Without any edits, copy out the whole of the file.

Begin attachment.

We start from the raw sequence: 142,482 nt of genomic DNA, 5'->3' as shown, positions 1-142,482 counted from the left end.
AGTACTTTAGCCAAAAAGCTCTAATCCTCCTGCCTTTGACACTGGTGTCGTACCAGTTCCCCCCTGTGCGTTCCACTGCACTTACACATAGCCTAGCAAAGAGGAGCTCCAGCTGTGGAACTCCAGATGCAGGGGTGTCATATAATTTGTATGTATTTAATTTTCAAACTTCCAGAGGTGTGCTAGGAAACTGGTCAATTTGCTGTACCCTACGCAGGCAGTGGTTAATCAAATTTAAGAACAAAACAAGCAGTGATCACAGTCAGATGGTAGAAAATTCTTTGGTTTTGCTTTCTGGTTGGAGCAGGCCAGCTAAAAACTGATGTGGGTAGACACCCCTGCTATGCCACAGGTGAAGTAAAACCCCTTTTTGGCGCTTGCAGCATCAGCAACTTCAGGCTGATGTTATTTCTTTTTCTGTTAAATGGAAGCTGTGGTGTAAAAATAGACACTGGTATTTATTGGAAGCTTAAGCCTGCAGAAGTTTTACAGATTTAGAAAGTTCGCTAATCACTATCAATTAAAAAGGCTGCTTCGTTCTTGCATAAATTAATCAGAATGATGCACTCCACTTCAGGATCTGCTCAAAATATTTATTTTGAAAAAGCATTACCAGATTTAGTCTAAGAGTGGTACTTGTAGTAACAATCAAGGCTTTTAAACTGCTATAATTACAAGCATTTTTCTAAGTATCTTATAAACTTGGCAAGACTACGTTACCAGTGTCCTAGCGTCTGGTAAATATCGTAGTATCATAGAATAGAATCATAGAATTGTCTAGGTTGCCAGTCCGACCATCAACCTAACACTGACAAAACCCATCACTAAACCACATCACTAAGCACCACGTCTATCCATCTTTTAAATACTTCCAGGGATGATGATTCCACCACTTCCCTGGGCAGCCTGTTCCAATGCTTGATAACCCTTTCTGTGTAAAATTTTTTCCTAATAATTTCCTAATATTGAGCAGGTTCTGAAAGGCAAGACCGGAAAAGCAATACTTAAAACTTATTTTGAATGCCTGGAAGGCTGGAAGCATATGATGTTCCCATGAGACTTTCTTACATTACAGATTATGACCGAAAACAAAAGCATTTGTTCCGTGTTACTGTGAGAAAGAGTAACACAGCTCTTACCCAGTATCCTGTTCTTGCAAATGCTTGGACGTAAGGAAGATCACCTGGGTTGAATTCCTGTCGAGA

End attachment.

We start from the raw sequence: 142,482 nt of genomic DNA, 5'->3' as shown, positions 1-142,482 counted from the left end.
AGTACTTTAGCCAAAAAGCTCTAATCCTCCTGCCTTTGACACTGGTGTCGTACCAGTTCCCCCCTGTGCGTTCCACTGCACTTACACATAGCCTAGCAAAGAGGAGCTCCAGCTGTGGAACTCCAGATGCAGGGGTGTCATATAATTTGTATGTATTTAATTTTCAAACTTCCAGAGGTGTGCTAGGAAACTGGTCAATTTGCTGTACCCTACGCAGGCAGTGGTTAATCAAATTTAAGAACAAAACAAGCAGTGATCACAGTCAGATGGTAGAAAATTCTTTGGTTTTGCTTTCTGGTTGGAGCAGGCCAGCTAAAAACTGATGTGGGTAGACACCCCTGCTATGCCACAGGTGAAGTAAAACCCCTTTTTGGCGCTTGCAGCATCAGCAACTTCAGGCTGATGTTATTTCTTTTTCTGTTAAATGGAAGCTGTGGTGTAAAAATAGACACTGGTATTTATTGGAAGCTTAAGCCTGCAGAAGTTTTACAGATTTAGAAAGTTCGCTAATCACTATCAATTAAAAAGGCTGCTTCGTTCTTGCATAAATTAATCAGAATGATGCACTCCACTTCAGGATCTGCTCAAAATATTTATTTTGAAAAAGCATTACCAGATTTAGTCTAAGAGTGGTACTTGTAGTAACAATCAAGGCTTTTAAACTGCTATAATTACAAGCATTTTTCTAAGTATCTTATAAACTTGGCAAGACTACGTTACCAGTGTCCTAGCGTCTGGTAAATATCGTAGTATCATAGAATAGAATCATAGAATTGTCTAGGTTGCCAGTCCGACCATCAACCTAACACTGACAAAACCCATCACTAAACCACATCACTAAGCACCACGTCTATCCATCTTTTAAATACTTCCAGGGATGATGATTCCACCACTTCCCTGGGCAGCCTGTTCCAATGCTTGATAACCCTTTCTGTGTAAAATTTTTTCCTAATAATTTCCTAATATTGAGCAGGTTCTGAAAGGCAAGACCGGAAAAGCAATACTTAAAACTTATTTTGAATGCCTGGAAGGCTGGAAGCATATGATGTTCCCATGAGACTTTCTTACATTACAGATTATGACCGAAAACAAAAGCATTTGTTCCGTGTTACTGTGAGAAAGAGTAACACAGCTCTTACCCAGTATCCTGTTCTTGCAAATGCTTGGACGTAAGGAAGATCACCTGGGTTGAATTCCTGTCGAGA